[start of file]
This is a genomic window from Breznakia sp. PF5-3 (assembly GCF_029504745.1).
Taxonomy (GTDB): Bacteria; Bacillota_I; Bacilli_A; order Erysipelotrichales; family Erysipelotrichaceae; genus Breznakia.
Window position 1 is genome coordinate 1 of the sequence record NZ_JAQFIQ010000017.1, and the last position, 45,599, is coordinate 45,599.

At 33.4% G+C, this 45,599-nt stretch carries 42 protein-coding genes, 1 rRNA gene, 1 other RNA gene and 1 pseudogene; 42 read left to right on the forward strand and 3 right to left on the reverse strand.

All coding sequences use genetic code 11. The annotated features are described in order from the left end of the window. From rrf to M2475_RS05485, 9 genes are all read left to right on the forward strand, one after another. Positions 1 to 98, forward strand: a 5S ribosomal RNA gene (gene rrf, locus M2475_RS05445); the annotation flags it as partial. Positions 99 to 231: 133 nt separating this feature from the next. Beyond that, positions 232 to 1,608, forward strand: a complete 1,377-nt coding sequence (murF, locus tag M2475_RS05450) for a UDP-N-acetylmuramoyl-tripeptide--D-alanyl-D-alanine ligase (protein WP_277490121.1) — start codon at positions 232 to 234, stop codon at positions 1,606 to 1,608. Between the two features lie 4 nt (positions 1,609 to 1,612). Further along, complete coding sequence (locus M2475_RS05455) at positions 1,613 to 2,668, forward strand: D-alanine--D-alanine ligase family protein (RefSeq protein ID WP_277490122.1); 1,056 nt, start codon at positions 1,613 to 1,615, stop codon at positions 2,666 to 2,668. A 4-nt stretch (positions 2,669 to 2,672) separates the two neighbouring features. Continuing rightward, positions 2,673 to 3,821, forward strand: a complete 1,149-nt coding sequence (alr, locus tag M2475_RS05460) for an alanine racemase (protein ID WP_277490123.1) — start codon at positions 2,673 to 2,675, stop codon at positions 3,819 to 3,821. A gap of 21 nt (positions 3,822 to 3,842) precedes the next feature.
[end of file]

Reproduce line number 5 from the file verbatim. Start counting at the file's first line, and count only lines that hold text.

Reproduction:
All coding sequences use genetic code 11. The annotated features are described in order from the left end of the window. From rrf to M2475_RS05485, 9 genes are all read left to right on the forward strand, one after another. Positions 1 to 98, forward strand: a 5S ribosomal RNA gene (gene rrf, locus M2475_RS05445); the annotation flags it as partial. Positions 99 to 231: 133 nt separating this feature from the next. Beyond that, positions 232 to 1,608, forward strand: a complete 1,377-nt coding sequence (murF, locus tag M2475_RS05450) for a UDP-N-acetylmuramoyl-tripeptide--D-alanyl-D-alanine ligase (protein WP_277490121.1) — start codon at positions 232 to 234, stop codon at positions 1,606 to 1,608. Between the two features lie 4 nt (positions 1,609 to 1,612). Further along, complete coding sequence (locus M2475_RS05455) at positions 1,613 to 2,668, forward strand: D-alanine--D-alanine ligase family protein (RefSeq protein ID WP_277490122.1); 1,056 nt, start codon at positions 1,613 to 1,615, stop codon at positions 2,666 to 2,668. A 4-nt stretch (positions 2,669 to 2,672) separates the two neighbouring features. Continuing rightward, positions 2,673 to 3,821, forward strand: a complete 1,149-nt coding sequence (alr, locus tag M2475_RS05460) for an alanine racemase (protein ID WP_277490123.1) — start codon at positions 2,673 to 2,675, stop codon at positions 3,819 to 3,821. A gap of 21 nt (positions 3,822 to 3,842) precedes the next feature.